The US economy is slowing down

Three million vaccinations a day, reopened shops and restaurants, new freedoms for citizens: the successes of the USA in the fight against the corona pandemic are increasingly reflected in good economic data. As the government in Washington announced on Thursday, overall economic output increased in the period from January to March compared to the final quarter of 2020 at an extrapolated rate of 6.4 percent for the year as a whole. That was again significantly more than the 4.3 percent increase that the country had posted between October and December. In the early summer of last year, at the height of the first corona wave, the gross domestic product (GDP) collapsed by more than 30 percent.

With the strong growth, the USA is widening the gap to Europe, for example, where the economy is only recovering slowly. Above all, what can give the Americans courage is that the upswing is not only stabilizing, but also based on an ever broader foundation. Above all, consumption and the labor market, the previous economic problem children, are now in much better shape than they were just a few months ago. Retail sales, for example, rose by a whopping ten percent in March, and consumer confidence in April even reached a level for the first time that the economists at the Conference Board economic research institute had last measured before the pandemic broke out.

In some areas of the economy, the recovery is already leading to strange-looking consequences: For example, many restaurants and restaurant chains that laid off employees on a large scale last year complain that they cannot find enough cooks, waiters and ushers. Some operators already offer job seekers higher salaries, recruitment bonuses or paid maternity leave in order to become more attractive. The Chipotle Mexican Grill fast food chain even plans to pay college fees if a student works for them for at least 15 hours a week.

However, all of this does not mean that the USA has already mastered all its problems and finally left the corona recession behind. The labor shortage in the catering industry is at least partly due to the fact that many other, often better paying sectors are currently looking for new employees. Some unemployed people may also shy away from the pronounced customer contact that inevitably comes with many restaurant jobs. Still others see no reason to take on a poorly paid job as long as the state pays the significantly increased unemployment benefits enshrined in the latest economic stimulus programs.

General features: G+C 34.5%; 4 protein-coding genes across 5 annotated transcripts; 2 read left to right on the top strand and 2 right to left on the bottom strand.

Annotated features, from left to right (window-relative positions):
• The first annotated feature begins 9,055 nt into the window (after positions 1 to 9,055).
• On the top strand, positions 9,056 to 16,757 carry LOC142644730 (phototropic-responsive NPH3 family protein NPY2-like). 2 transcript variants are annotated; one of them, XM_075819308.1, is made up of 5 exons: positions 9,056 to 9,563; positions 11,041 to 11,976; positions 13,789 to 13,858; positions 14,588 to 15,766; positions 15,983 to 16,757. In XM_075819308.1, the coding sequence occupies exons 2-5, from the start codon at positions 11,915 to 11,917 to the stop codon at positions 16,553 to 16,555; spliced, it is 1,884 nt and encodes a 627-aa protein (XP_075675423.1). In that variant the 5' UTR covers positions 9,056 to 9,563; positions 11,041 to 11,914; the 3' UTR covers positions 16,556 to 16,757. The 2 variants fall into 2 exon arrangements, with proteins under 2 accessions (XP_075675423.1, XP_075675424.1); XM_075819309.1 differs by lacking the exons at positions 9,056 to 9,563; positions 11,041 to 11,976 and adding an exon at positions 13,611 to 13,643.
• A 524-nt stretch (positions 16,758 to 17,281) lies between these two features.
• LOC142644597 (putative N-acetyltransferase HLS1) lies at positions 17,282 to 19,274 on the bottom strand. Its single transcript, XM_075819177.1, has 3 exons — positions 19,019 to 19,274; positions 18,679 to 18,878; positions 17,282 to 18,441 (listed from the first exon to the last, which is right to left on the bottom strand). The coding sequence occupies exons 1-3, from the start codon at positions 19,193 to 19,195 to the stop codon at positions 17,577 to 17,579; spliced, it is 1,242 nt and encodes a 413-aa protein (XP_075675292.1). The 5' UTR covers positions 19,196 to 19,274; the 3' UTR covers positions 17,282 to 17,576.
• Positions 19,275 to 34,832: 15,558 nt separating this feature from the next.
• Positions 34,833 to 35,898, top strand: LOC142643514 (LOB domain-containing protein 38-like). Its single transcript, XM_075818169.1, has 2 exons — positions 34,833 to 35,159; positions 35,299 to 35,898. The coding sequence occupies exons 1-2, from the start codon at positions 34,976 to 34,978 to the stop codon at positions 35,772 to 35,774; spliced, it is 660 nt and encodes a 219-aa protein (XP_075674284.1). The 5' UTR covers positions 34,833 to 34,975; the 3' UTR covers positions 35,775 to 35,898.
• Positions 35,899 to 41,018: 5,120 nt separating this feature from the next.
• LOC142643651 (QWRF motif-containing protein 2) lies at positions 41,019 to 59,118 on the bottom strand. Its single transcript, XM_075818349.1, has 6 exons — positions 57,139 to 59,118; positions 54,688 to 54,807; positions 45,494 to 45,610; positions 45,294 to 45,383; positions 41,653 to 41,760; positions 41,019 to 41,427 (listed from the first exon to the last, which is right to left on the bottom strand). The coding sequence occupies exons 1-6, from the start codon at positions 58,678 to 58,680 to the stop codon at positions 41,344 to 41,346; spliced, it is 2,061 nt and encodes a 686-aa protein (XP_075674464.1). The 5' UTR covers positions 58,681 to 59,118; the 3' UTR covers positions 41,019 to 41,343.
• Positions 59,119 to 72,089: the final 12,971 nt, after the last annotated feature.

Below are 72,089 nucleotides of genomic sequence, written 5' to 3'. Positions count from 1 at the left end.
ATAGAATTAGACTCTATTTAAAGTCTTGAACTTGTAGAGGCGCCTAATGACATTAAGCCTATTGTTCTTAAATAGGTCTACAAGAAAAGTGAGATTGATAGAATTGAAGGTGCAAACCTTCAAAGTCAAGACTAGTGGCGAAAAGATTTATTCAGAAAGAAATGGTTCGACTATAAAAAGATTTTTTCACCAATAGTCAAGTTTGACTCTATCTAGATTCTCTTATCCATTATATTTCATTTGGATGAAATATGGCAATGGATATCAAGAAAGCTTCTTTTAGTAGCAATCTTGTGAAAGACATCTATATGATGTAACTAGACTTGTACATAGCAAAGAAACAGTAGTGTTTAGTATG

Higher prices for many raw materials could cause problems for the industry

In addition, there are other risk factors that could slow down the recent positive overall economic development. These include the significantly higher prices for many raw materials and food that are causing problems for the industry, but also possible new corona mutants in other parts of the world and political disputes at home. President Joe Biden not only wants to push an infrastructure and a social program with a total volume of more than four trillion dollars (around 3.3 trillion euros) through Congress in the coming months, but also intends to introduce substantial tax increases for top earners and the wealthy - a mix which the opposition Republicans strictly reject. Another problem could be corporate and personal bankruptcies, the numbers of which typically only skyrocket in the wake of an economic crisis.

In view of the many imponderables, the experts' forecasts for further US economic development are also very inconsistent: While the International Monetary Fund, for example, believes the United States will achieve significantly above-average growth rates in the coming years, others warn against being too optimistic. Joseph LaVorgna, America's chief economist at the French investment bank Natixis, emphasized that he did not consider the economic development to be particularly sustainable so far. "The upswing will slow significantly more in the coming year than many believe," he said. He personally expects only a small plus of "well below three percent" for 2022.